Children begin learning to read and write long before they pick up a book or a pencil and piece of paper. If a child is ready to start the journey (and remember there is a range of development typically from 3 to 6 years old) these Montessori Pre-Reading Lessons are a great way to warm the child’s logic, problem solving, focus, and concentration skills. Below are five Montessori Pre-Reading Lessons.
Montessori Pre-Reading Lessons
Children enjoy the Montessori Does Not Belong activity. You can make this activity as straightforward or complicated as you would like to by making the differences more or less subtle. Making cards is easy to keep the child’s interest. I made a set of “Does Not Belong” cards using real images available if you would like to take a look at them.
This activity involves sorting images into categories. Like the “Does Not Belong” activity, you can make the Classification by Category lesson as easy or difficult as possible, adjusting for the child. This activity is also a fun way to integrate concrete material into the child’s learning with figurines. I choose to use real images in my classification categories. Children relate better to real images and are more likely to respond to the activity I have found in my experience. A set of Montessori Classification Cards are available in my Teachers Pay Teachers store if you’d like a fresh set!
This pre-reading Montessori language activity involves simple nomenclature cards. The work can be done with image to image with label or image with label to image and the to label. Children match the image and then the labels to the image. They work from left to right, preparing the child for reading and writing. These cards can be as creative as you need them to be. You can create cards specific to a child. For example, if a child likes sports, or insects, or the human body, you can create nomenclature cards specific for a unit or a child.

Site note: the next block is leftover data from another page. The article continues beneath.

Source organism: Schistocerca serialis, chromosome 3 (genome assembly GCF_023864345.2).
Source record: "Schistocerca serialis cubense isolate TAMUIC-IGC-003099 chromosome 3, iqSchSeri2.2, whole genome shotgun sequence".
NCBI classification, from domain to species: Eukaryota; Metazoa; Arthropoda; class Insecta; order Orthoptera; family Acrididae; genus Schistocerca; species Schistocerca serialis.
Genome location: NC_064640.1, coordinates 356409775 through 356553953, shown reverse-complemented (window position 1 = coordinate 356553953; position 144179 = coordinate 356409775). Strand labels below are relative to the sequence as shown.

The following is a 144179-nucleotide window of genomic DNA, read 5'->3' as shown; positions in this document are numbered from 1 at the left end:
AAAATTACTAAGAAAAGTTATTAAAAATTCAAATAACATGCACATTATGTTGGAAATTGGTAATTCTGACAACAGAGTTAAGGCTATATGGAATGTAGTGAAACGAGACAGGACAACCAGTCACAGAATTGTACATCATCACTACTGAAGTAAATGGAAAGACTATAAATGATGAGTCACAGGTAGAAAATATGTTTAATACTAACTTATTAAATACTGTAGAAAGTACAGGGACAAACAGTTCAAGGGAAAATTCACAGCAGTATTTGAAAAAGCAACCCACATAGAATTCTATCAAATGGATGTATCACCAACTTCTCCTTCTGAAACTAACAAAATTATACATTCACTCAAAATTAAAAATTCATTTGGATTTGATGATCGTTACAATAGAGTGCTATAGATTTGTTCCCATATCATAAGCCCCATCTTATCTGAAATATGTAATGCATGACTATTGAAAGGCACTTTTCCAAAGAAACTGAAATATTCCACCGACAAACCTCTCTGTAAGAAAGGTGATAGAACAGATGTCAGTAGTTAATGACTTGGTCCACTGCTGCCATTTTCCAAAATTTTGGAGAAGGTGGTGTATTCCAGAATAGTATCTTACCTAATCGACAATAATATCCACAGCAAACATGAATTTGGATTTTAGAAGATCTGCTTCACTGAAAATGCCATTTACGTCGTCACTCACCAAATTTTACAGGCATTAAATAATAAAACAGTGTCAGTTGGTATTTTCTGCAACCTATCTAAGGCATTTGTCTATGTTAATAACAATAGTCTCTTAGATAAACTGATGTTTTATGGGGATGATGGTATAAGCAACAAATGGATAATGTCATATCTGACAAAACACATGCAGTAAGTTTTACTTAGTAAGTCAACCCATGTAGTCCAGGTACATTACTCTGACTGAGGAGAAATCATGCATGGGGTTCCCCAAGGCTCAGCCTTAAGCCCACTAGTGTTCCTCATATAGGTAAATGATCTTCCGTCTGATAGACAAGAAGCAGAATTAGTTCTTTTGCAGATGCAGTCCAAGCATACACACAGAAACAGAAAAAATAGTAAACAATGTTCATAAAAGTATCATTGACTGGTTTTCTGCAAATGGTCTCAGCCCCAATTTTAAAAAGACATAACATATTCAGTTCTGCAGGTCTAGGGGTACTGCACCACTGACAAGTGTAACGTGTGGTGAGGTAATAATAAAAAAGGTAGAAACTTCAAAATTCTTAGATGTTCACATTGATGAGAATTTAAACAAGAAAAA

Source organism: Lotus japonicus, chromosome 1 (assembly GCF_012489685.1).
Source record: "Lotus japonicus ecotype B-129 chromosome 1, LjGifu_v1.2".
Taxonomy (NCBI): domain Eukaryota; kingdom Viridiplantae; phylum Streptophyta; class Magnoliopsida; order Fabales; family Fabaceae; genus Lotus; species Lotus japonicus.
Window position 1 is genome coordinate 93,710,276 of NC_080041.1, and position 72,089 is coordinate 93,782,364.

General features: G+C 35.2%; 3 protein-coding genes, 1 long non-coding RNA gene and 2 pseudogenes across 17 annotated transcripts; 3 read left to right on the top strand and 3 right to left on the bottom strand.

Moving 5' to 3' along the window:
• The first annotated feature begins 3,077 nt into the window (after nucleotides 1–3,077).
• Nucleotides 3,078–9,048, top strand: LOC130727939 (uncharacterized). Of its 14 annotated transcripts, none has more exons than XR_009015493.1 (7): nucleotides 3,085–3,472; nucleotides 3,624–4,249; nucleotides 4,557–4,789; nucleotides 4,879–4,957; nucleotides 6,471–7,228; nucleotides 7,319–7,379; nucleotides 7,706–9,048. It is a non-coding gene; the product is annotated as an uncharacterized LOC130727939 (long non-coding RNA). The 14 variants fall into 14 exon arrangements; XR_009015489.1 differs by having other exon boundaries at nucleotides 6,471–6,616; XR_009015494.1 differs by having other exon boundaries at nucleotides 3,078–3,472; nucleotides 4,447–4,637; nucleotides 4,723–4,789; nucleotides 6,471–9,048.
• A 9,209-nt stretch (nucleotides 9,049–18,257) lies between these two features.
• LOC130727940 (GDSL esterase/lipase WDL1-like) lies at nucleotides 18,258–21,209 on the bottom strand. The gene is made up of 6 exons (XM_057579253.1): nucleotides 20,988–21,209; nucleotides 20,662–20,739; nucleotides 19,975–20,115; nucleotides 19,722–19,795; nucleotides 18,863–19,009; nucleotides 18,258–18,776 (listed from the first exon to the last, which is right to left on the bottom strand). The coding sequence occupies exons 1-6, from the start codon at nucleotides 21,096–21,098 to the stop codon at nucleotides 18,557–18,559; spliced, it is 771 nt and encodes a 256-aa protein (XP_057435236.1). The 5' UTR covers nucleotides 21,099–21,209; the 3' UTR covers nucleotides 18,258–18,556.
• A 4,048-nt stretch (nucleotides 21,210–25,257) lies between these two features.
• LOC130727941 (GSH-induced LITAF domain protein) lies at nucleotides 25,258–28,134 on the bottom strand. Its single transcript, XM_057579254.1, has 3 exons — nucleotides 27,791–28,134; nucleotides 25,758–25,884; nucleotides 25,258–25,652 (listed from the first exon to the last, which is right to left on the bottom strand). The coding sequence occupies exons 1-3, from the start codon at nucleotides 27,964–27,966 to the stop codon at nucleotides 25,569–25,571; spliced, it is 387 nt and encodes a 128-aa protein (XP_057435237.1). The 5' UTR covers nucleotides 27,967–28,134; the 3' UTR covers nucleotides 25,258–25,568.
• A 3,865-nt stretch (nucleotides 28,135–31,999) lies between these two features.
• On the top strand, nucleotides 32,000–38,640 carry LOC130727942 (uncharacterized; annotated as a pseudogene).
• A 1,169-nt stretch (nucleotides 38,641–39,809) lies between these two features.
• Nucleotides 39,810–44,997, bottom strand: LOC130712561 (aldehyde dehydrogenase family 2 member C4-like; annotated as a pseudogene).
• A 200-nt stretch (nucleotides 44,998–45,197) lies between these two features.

This lesson works a child’s logic skills as he closely compares and contrasts the images to make a match. The child develops language with these types of activities, as he works from left to right, preparing him for reading and writing. Here is a set of Look Alike Matching cards using real images that I created for my teaching.
I adore Story Sequence cards. You can create these cards to apply to a simple act in daily life, like giving a hug, or you can apply these cards to science with the lifecycle, or even a story from a child’s favorite book. Children put the cards in order, working their reading comprehension early on in their journey to reading.